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Lawmakers have tough choices this session
Tom Crawford

Legislators will return to Atlanta soon to convene the 2016 General Assembly session. This one might have a slightly different feel to it.

Usually, a two-year legislative term breaks down into two distinct parts.

During the first year, legislators are more likely to take on controversial issues and do the heavy lifting to get a bill passed. That was the case last year with the billion-dollar transportation tax increase that finally cleared both chambers.

During the second year of a term, with re-election campaigns looming, lawmakers will try to avoid sensitive issues that could take too much time to debate and raise problems with the voters back home.  

Legislators want to get that session finished quickly so they can exit the Capitol and start campaigning for another two years in office.

This year might be an exception to that historic trend.

Whether they like it or not, legislators could get tied up in knotty issues and pushed into taking votes that don’t sit well with constituents. They might also end up opposing Gov. Nathan Deal on some of these issues.

Leading the list of touchy topics is a “religious freedom” bill that could cause the same splits within the state Republican Party that you’re seeing nationally between the GOP establishment and the tea party faction.

Major corporations and business groups oppose the religious freedom bill because they think it would make the state less attractive as a destination for development. The business leaders commissioned a study that claims a religious freedom law would have a negative economic impact of $1 billion to $2 billion.   

House Speaker David Ralston doesn’t like this bill, questioning the need for it when the First Amendment to the U.S. Constitution already protects the right to worship. The backers of the religious freedom bill, on the other hand, are just as determined to push it this year.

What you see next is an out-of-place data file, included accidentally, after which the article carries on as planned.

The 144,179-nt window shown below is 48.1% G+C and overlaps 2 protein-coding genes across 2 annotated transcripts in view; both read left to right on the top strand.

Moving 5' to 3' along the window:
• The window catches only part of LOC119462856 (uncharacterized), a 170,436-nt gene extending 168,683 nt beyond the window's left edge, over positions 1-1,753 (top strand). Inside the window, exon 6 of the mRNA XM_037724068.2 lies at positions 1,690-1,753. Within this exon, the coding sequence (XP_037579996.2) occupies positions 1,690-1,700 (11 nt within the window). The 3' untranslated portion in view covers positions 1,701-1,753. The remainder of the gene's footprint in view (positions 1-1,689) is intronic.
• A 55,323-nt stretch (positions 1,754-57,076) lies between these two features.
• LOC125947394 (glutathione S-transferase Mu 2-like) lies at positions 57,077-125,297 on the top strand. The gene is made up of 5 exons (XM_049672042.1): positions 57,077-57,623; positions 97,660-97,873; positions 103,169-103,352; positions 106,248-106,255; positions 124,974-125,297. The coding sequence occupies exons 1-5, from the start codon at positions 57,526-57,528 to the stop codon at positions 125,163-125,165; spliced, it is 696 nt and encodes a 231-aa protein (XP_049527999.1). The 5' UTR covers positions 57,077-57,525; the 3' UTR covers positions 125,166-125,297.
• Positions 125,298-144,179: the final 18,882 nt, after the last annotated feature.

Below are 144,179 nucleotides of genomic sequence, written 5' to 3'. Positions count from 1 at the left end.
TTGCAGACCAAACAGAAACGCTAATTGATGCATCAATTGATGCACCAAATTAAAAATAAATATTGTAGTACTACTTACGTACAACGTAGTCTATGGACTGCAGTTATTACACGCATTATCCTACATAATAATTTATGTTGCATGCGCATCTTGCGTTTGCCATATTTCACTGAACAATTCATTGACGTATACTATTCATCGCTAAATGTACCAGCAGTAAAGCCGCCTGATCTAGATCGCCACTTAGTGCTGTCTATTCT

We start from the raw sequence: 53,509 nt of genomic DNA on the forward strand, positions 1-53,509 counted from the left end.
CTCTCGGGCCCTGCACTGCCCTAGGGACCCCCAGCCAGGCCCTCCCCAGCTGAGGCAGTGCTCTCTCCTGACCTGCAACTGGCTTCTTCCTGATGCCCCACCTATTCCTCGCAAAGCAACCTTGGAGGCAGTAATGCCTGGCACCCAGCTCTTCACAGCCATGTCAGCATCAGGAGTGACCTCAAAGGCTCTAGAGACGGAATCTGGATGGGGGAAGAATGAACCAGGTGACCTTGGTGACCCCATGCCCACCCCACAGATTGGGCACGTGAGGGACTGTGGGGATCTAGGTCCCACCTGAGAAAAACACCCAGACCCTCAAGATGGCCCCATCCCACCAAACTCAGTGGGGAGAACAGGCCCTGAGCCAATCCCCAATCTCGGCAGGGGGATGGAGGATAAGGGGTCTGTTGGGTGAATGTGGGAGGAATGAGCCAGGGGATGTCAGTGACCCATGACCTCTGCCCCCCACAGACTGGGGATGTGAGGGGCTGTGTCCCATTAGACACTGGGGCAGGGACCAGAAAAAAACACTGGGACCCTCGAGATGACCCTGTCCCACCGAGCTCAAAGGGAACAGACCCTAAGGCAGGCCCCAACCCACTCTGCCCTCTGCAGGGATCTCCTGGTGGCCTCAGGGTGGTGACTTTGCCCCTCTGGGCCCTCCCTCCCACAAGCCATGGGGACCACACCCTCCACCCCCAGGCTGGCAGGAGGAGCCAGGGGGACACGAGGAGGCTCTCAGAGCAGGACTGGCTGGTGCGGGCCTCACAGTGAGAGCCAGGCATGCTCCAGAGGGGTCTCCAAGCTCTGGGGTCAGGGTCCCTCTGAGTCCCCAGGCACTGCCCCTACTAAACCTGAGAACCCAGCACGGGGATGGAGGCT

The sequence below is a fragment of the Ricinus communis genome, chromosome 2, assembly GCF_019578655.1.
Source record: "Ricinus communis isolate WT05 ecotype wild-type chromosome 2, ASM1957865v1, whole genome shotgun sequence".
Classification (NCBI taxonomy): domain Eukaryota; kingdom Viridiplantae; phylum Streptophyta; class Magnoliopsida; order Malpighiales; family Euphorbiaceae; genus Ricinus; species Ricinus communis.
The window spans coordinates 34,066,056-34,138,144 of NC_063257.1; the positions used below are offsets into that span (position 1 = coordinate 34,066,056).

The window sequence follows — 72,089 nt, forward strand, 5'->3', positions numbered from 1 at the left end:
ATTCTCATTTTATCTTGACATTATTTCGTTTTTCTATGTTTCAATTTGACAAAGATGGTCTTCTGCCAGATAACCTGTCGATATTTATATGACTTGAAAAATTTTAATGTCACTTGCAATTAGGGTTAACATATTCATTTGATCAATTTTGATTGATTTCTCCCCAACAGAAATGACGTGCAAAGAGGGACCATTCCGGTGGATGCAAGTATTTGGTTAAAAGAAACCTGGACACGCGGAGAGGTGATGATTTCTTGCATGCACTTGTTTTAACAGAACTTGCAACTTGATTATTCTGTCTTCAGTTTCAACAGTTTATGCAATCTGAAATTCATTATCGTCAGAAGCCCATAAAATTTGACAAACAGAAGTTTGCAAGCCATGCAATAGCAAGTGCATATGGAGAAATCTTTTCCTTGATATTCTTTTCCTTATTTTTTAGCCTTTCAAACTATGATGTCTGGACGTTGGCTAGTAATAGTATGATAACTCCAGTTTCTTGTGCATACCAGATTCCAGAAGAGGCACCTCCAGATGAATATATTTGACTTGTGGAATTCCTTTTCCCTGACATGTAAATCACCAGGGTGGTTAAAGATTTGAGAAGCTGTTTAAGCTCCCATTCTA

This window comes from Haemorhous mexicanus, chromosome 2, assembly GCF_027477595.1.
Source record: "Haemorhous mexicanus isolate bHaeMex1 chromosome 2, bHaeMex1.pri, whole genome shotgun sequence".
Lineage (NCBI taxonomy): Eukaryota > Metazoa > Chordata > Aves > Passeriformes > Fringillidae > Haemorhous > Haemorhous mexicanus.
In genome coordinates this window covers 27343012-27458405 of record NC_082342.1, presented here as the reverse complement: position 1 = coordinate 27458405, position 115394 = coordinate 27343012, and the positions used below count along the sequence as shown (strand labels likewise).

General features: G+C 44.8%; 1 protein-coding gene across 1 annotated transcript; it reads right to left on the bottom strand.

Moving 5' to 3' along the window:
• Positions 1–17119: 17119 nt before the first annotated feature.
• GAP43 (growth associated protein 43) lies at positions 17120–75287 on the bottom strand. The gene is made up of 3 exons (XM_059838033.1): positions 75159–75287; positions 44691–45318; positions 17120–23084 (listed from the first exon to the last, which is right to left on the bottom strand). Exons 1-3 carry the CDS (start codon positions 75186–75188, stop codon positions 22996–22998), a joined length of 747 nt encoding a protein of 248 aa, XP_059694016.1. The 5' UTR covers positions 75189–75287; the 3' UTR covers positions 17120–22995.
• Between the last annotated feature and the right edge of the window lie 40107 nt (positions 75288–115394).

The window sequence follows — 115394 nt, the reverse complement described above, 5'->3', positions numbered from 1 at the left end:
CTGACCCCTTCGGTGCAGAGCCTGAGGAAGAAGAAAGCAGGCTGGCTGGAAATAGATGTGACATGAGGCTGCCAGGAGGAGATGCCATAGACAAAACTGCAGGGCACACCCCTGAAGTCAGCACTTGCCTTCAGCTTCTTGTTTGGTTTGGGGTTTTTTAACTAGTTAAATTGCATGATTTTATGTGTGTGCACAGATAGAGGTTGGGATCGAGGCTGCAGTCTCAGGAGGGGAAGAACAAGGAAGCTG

Another explosive issue is merit pay for teachers. Deal supports the idea of performance-based pay, and his handpicked education reform commission recommended it. Teacher groups have been complaining about it for months, and their hostility shows no signs of cooling off.

If lawmakers go with the governor on merit pay, they risk stirring up the anger of an active and influential voter group in an election year.

Legislators haven’t done much immigrant bashing in recent years, but that could change this year in the wake of terrorist attacks in Paris and Deal’s public comments condemning the settlement of Syrian refugees in Georgia.

Sen. Josh McKoon, R-Columbus, is proposing a constitutional amendment that would declare English to be the official language of Georgia. You may see attempts to push other anti-immigrant bills as well.

There will be continued pressure on legislators to expand Medicaid heath-care coverage for low-income families. The state has passed up a total of more than $6 billion it could have received from the federal government in 2014 and 2015 to expand this coverage. Republican governors in other states have taken the money, but Georgia so far has refused it.

Financially stressed hospitals in rural areas could have used the revenue provided by that $6 billion in bypassed Medicaid funding. Several of these hospitals could go under this year unless Georgia relents and starts accepting federal money for the expansion.  

Legislators might get pulled into a debate over the cultivation of marijuana to provide cannabis oil for medical treatment.

Deal now opposes legalizing marijuana cultivation, but Rep. Allen Peake, R-Macon, favors it and has indicated he’ll go against the governor’s wishes on this one.

Beer brewing is an issue that lawmakers addressed last year when they allowed craft brewers to provide a small amount of beer to customers at the retail level. Deal’s revenue department effectively nullified the bill, however, and Ralston says the situation needs to be corrected.

Finally, there is the question of casino gambling.  

Deal opposes casinos, but some big-money entertainment corporations want to locate here. Legislators like Rep. Ron Stephens, R-Savannah, and Sen. Brandon Beach, R-Alpharetta, are siding with the casinos, so keep your eye on this.

This could be a session in which legislators have to work harder than they usually do in an election year. Whether they work any better is still the operative question.

Crawford is editor of The Georgia Report, an Internet news service at that reports on state government and politics. He can be reached at

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